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Studying mammals: The insect hunters
Studying mammals: The insect hunters

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2.2 Feeding techniques

In Activity 1, below, you are asked to make notes from a TV sequence and then select some of the information from your notes and combine it with some from LoM into a single short piece of writing. Check the wording carefully to find out exactly what you need to do. Use the LoM index to locate the information you need from there. You should aim to write a few clear sentences on the topic. When you have written your answer, compare it critically with the one given. In what ways does it differ? Have you included more facts, or missed some out? Have you used more words to say the same things? To write scientifically means to write very concisely and it may take you quite a lot more practice to write in this way.

Activity 1

Watch the TV programme on the DVD from 00.32-07.05 and make brief notes on the techniques used by pygmy shrews and water shrews for locating their food. From your notes and your reading of LoM, briefly describe how the pygmy shrew searches for insects. You will use your notes on water shrews in Activity 2.


Pygmy shrews forage frantically for most of the time they are active, detecting ground-living insects by sound or scent. When searching for food, the pygmy shrew runs rapidly over the ground, digging vigorously through undergrowth and leaf litter with its front feet and probing with its snout. (I also noted that the small eyes of shrews provide poor vision, but their sense of smell is well developed and the whiskers are very sensitive to touch.)

The shrew's technique for searching for insects is very efficient. Researchers buried insects up to 12 cm deep in soil, grass and moss in an enclosure, and within 15 minutes a shrew had captured and eaten one earthworm, a cranefly (daddy-longlegs) larva, a large caterpillar and a slug. When a shrew finds an insect, it grabs it with the front incisors, which are long and pointed; the pair of first upper incisors have an extra cusp projecting at the base (Figure 2b). The shrew bites off the insect's head, holding the insect with the front paws, and eats it from the head down, biting off pieces with the incisors. As the food passes back towards the throat it is chewed by the molars, which have sharp surfaces. It has been estimated that a common shrew has to find and eat about 100 maggot-sized prey every 24 hours. This requirement is less of a problem than it sounds; there are up to 1000 insects per square metre on vegetation and in soil in scrub grassland.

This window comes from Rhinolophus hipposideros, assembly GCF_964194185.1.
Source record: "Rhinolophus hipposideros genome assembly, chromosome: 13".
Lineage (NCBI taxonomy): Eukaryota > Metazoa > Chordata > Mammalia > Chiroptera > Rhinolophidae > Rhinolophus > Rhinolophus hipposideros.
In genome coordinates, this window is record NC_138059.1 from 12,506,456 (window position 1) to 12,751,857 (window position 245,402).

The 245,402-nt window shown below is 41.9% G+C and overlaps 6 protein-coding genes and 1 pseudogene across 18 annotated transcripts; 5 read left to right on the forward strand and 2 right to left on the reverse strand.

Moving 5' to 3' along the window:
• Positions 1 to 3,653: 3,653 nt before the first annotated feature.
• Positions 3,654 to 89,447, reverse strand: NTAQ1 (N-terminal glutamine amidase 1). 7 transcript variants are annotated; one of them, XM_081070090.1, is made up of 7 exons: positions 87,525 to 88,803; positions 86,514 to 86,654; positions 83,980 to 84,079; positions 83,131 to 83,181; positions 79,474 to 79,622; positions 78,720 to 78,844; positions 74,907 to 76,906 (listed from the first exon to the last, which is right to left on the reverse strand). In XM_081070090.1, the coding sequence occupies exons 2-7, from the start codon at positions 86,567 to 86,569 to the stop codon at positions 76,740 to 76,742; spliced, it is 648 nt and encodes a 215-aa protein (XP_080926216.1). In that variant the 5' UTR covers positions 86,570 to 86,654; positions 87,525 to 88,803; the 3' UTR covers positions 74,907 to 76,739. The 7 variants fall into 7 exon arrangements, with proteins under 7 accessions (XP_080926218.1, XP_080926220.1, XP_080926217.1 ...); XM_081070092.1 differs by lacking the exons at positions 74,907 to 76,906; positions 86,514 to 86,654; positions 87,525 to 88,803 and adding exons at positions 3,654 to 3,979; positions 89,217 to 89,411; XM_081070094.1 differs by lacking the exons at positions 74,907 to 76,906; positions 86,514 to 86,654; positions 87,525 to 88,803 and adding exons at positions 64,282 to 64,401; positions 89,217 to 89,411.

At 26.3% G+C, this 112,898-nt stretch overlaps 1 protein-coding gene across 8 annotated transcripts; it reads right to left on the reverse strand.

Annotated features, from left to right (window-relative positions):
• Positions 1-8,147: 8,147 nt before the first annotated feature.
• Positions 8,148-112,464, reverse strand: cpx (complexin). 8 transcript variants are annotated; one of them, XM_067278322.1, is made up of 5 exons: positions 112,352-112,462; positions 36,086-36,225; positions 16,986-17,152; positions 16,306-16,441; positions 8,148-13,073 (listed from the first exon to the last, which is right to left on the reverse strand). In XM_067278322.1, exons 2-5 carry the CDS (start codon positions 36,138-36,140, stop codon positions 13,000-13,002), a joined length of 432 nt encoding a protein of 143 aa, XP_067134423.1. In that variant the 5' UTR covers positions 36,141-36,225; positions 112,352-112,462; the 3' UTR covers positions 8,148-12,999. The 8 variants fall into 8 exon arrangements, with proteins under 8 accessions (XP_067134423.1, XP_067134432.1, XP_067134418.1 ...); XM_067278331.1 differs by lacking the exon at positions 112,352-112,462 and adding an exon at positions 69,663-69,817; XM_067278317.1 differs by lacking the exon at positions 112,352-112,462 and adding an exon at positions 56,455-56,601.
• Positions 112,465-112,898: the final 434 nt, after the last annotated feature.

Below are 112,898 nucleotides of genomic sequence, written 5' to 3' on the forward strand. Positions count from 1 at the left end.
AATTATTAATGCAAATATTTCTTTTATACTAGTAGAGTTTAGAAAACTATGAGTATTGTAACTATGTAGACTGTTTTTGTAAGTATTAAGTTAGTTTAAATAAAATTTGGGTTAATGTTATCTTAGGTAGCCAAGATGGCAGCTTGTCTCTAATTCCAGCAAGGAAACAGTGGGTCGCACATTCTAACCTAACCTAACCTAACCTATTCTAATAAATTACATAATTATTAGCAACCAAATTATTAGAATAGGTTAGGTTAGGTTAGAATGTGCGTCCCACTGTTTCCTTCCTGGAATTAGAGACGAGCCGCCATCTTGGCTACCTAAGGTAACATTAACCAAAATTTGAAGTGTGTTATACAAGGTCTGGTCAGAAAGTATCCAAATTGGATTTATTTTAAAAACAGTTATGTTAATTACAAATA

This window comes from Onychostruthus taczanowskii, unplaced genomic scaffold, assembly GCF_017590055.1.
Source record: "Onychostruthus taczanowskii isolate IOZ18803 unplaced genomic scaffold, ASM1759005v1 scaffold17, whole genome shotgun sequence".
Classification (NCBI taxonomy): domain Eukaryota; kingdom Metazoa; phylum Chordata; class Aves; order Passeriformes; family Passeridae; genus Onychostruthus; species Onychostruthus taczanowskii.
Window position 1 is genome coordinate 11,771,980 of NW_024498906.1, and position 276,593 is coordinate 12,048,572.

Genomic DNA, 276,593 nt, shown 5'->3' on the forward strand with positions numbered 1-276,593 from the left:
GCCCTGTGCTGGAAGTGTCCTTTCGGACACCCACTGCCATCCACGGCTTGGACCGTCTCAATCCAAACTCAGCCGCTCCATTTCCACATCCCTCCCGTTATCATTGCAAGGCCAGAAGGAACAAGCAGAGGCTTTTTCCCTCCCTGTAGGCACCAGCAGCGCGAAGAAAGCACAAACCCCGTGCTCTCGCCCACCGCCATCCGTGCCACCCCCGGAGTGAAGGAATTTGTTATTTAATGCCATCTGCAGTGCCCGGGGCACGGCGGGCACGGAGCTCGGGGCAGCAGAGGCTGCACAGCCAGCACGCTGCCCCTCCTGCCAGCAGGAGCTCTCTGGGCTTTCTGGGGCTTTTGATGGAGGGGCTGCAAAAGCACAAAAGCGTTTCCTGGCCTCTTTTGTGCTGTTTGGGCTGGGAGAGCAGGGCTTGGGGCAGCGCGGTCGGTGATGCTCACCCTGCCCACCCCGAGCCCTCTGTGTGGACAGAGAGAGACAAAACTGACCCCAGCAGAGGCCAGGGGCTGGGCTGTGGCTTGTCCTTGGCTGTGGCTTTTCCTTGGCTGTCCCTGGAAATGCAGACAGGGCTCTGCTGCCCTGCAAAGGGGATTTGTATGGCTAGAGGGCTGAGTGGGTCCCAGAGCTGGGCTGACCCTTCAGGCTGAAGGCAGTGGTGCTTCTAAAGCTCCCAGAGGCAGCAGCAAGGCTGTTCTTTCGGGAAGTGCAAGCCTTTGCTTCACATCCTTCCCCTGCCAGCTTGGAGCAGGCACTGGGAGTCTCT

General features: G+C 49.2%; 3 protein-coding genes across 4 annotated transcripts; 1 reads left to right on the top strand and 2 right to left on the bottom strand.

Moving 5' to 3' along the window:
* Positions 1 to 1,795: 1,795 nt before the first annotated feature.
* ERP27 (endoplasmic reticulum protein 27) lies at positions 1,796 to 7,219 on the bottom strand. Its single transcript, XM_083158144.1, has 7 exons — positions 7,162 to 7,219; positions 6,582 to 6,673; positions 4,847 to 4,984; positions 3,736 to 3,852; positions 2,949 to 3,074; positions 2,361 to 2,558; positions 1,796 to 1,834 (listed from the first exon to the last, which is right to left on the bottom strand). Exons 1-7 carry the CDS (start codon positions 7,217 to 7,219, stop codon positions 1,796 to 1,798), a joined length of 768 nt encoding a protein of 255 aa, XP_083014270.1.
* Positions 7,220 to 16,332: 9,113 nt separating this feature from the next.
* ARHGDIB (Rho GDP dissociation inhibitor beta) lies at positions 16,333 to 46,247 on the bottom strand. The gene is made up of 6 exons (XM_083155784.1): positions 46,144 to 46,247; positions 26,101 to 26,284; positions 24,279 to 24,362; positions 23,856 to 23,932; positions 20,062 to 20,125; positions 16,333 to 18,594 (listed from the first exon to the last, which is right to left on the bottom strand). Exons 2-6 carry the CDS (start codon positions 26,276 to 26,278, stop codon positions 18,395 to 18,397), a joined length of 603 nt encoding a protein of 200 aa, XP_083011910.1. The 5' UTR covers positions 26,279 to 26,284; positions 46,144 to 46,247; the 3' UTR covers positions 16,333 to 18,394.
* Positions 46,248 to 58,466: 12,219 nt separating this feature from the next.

Like shrews, hedgehogs spend most of their active time searching for food, but less frantically so. They forage at night and wander around walking quite slowly, sniffing and listening for prey. When a prey animal is detected by its scent, or by the noise of its movement in leaf litter, the hedgehog darts forwards or sideways to grab it. Hedgehogs, of course, grow to a much bigger size than shrews, and a large individual can be up 20 cm long.

I've already mentioned the hedgehog's varied tastes, a point echoed in LoM [p. 53]. Eggs and prey ranging from lizards to earthworms contain a wider range of nutrients than insects; for example, iron (needed for blood) and calcium (the major component of bones and teeth) are available from such prey. This is why DA links the larger body size of hedgehogs to the broadening of their diet [p. 54] - though at this point you're probably able to think of specialised insect eaters considerably bigger than a hedgehog (Section 3.4).

As you saw in Figure 2a, hedgehogs have 36 relatively small teeth. The incisors are pointed and project forwards, the canines are small and the molars have well developed W-shaped surfaces. Hedgehogs use their incisors to grab prey and may use the body and front paws to hold down larger prey. Large beetles are grasped by their side or hind-end by the incisors and crushed by the molars. When hedgehogs eat vertebrate carrion, they gnaw at the flesh rather than slashing it like true carnivores - their teeth are relatively small and not sharp. They take eggs from birds' nests on the ground, and also chicks, which they hold down with the front paws and eat alive, rear-end first.